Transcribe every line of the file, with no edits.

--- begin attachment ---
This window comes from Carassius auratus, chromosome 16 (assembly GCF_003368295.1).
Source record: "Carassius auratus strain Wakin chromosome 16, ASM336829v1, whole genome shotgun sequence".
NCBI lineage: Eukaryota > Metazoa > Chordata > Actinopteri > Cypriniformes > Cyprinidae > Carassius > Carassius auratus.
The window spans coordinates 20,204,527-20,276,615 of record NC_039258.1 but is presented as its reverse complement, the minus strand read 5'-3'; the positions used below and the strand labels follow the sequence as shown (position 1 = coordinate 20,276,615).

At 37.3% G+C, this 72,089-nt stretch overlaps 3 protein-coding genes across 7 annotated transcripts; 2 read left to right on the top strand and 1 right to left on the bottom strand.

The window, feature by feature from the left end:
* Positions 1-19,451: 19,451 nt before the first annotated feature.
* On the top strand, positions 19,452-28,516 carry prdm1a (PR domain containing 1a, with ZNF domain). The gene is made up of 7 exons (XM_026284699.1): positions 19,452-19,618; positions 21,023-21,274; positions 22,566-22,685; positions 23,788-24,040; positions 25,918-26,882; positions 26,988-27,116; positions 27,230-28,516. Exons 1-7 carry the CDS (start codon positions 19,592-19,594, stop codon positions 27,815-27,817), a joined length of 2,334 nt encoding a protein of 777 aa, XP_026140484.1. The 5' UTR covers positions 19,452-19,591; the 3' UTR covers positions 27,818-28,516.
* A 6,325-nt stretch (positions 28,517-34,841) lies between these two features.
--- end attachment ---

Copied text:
This window comes from Carassius auratus, chromosome 16 (assembly GCF_003368295.1).
Source record: "Carassius auratus strain Wakin chromosome 16, ASM336829v1, whole genome shotgun sequence".
NCBI lineage: Eukaryota > Metazoa > Chordata > Actinopteri > Cypriniformes > Cyprinidae > Carassius > Carassius auratus.
The window spans coordinates 20,204,527-20,276,615 of record NC_039258.1 but is presented as its reverse complement, the minus strand read 5'-3'; the positions used below and the strand labels follow the sequence as shown (position 1 = coordinate 20,276,615).

At 37.3% G+C, this 72,089-nt stretch overlaps 3 protein-coding genes across 7 annotated transcripts; 2 read left to right on the top strand and 1 right to left on the bottom strand.

The window, feature by feature from the left end:
* Positions 1-19,451: 19,451 nt before the first annotated feature.
* On the top strand, positions 19,452-28,516 carry prdm1a (PR domain containing 1a, with ZNF domain). The gene is made up of 7 exons (XM_026284699.1): positions 19,452-19,618; positions 21,023-21,274; positions 22,566-22,685; positions 23,788-24,040; positions 25,918-26,882; positions 26,988-27,116; positions 27,230-28,516. Exons 1-7 carry the CDS (start codon positions 19,592-19,594, stop codon positions 27,815-27,817), a joined length of 2,334 nt encoding a protein of 777 aa, XP_026140484.1. The 5' UTR covers positions 19,452-19,591; the 3' UTR covers positions 27,818-28,516.
* A 6,325-nt stretch (positions 28,517-34,841) lies between these two features.